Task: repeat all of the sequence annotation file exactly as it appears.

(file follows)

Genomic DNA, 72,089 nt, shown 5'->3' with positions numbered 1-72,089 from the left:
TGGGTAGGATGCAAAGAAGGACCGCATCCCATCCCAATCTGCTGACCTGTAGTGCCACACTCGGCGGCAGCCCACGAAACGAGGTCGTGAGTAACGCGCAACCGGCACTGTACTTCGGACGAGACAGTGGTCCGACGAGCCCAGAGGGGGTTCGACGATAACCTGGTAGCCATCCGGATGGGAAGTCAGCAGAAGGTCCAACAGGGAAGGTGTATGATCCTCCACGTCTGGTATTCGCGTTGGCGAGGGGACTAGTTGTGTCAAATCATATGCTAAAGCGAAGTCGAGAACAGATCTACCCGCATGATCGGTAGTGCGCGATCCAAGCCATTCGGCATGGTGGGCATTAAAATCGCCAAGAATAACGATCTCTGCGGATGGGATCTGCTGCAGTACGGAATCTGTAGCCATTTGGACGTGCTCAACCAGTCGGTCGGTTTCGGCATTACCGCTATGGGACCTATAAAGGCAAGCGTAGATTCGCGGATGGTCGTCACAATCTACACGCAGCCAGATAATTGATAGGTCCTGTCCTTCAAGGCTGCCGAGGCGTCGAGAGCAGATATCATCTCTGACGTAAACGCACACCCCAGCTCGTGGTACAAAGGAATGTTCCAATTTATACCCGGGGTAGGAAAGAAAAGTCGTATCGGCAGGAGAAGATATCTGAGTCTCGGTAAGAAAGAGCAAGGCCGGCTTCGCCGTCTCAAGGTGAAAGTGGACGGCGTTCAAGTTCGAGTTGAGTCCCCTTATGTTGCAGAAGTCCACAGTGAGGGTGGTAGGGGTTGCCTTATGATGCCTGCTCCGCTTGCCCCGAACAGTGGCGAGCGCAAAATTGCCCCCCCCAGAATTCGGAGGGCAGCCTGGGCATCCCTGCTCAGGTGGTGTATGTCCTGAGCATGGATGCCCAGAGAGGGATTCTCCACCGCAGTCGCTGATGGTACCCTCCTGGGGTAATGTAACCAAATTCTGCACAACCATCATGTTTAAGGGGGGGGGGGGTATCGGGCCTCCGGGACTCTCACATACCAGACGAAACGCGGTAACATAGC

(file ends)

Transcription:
Genomic DNA, 72,089 nt, shown 5'->3' with positions numbered 1-72,089 from the left:
TGGGTAGGATGCAAAGAAGGACCGCATCCCATCCCAATCTGCTGACCTGTAGTGCCACACTCGGCGGCAGCCCACGAAACGAGGTCGTGAGTAACGCGCAACCGGCACTGTACTTCGGACGAGACAGTGGTCCGACGAGCCCAGAGGGGGTTCGACGATAACCTGGTAGCCATCCGGATGGGAAGTCAGCAGAAGGTCCAACAGGGAAGGTGTATGATCCTCCACGTCTGGTATTCGCGTTGGCGAGGGGACTAGTTGTGTCAAATCATATGCTAAAGCGAAGTCGAGAACAGATCTACCCGCATGATCGGTAGTGCGCGATCCAAGCCATTCGGCATGGTGGGCATTAAAATCGCCAAGAATAACGATCTCTGCGGATGGGATCTGCTGCAGTACGGAATCTGTAGCCATTTGGACGTGCTCAACCAGTCGGTCGGTTTCGGCATTACCGCTATGGGACCTATAAAGGCAAGCGTAGATTCGCGGATGGTCGTCACAATCTACACGCAGCCAGATAATTGATAGGTCCTGTCCTTCAAGGCTGCCGAGGCGTCGAGAGCAGATATCATCTCTGACGTAAACGCACACCCCAGCTCGTGGTACAAAGGAATGTTCCAATTTATACCCGGGGTAGGAAAGAAAAGTCGTATCGGCAGGAGAAGATATCTGAGTCTCGGTAAGAAAGAGCAAGGCCGGCTTCGCCGTCTCAAGGTGAAAGTGGACGGCGTTCAAGTTCGAGTTGAGTCCCCTTATGTTGCAGAAGTCCACAGTGAGGGTGGTAGGGGTTGCCTTATGATGCCTGCTCCGCTTGCCCCGAACAGTGGCGAGCGCAAAATTGCCCCCCCCAGAATTCGGAGGGCAGCCTGGGCATCCCTGCTCAGGTGGTGTATGTCCTGAGCATGGATGCCCAGAGAGGGATTCTCCACCGCAGTCGCTGATGGTACCCTCCTGGGGTAATGTAACCAAATTCTGCACAACCATCATGTTTAAGGGGGGGGGGGGTATCGGGCCTCCGGGACTCTCACATACCAGACGAAACGCGGTAACATAGC